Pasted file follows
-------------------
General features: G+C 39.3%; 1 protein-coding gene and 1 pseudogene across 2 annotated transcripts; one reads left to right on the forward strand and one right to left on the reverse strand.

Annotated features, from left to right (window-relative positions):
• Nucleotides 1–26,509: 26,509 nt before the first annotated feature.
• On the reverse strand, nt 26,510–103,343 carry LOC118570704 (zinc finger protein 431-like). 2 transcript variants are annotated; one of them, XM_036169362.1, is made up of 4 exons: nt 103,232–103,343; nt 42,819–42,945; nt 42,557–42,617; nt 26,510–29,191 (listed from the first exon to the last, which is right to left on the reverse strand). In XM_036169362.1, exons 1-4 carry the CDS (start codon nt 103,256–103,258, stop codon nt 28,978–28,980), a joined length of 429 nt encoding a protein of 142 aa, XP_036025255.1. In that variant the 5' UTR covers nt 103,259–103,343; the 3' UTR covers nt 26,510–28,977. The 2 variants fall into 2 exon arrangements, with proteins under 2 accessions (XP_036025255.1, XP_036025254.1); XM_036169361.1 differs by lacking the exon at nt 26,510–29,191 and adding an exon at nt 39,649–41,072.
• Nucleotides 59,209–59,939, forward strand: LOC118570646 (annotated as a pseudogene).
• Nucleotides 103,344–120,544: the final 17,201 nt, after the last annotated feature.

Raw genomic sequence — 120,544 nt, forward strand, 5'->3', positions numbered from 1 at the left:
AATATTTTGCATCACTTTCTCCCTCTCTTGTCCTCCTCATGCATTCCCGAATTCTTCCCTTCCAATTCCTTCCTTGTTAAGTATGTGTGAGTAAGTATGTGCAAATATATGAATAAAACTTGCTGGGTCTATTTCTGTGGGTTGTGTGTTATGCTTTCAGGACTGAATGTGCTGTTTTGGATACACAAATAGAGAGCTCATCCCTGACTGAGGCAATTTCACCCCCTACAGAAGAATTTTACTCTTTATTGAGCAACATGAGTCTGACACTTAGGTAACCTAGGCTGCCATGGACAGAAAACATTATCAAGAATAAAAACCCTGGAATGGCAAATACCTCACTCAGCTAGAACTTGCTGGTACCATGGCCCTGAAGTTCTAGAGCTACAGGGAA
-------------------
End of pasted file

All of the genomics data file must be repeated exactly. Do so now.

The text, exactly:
General features: G+C 39.3%; 1 protein-coding gene and 1 pseudogene across 2 annotated transcripts; one reads left to right on the forward strand and one right to left on the reverse strand.

Annotated features, from left to right (window-relative positions):
• Nucleotides 1–26,509: 26,509 nt before the first annotated feature.
• On the reverse strand, nt 26,510–103,343 carry LOC118570704 (zinc finger protein 431-like). 2 transcript variants are annotated; one of them, XM_036169362.1, is made up of 4 exons: nt 103,232–103,343; nt 42,819–42,945; nt 42,557–42,617; nt 26,510–29,191 (listed from the first exon to the last, which is right to left on the reverse strand). In XM_036169362.1, exons 1-4 carry the CDS (start codon nt 103,256–103,258, stop codon nt 28,978–28,980), a joined length of 429 nt encoding a protein of 142 aa, XP_036025255.1. In that variant the 5' UTR covers nt 103,259–103,343; the 3' UTR covers nt 26,510–28,977. The 2 variants fall into 2 exon arrangements, with proteins under 2 accessions (XP_036025255.1, XP_036025254.1); XM_036169361.1 differs by lacking the exon at nt 26,510–29,191 and adding an exon at nt 39,649–41,072.
• Nucleotides 59,209–59,939, forward strand: LOC118570646 (annotated as a pseudogene).
• Nucleotides 103,344–120,544: the final 17,201 nt, after the last annotated feature.

Raw genomic sequence — 120,544 nt, forward strand, 5'->3', positions numbered from 1 at the left:
AATATTTTGCATCACTTTCTCCCTCTCTTGTCCTCCTCATGCATTCCCGAATTCTTCCCTTCCAATTCCTTCCTTGTTAAGTATGTGTGAGTAAGTATGTGCAAATATATGAATAAAACTTGCTGGGTCTATTTCTGTGGGTTGTGTGTTATGCTTTCAGGACTGAATGTGCTGTTTTGGATACACAAATAGAGAGCTCATCCCTGACTGAGGCAATTTCACCCCCTACAGAAGAATTTTACTCTTTATTGAGCAACATGAGTCTGACACTTAGGTAACCTAGGCTGCCATGGACAGAAAACATTATCAAGAATAAAAACCCTGGAATGGCAAATACCTCACTCAGCTAGAACTTGCTGGTACCATGGCCCTGAAGTTCTAGAGCTACAGGGAA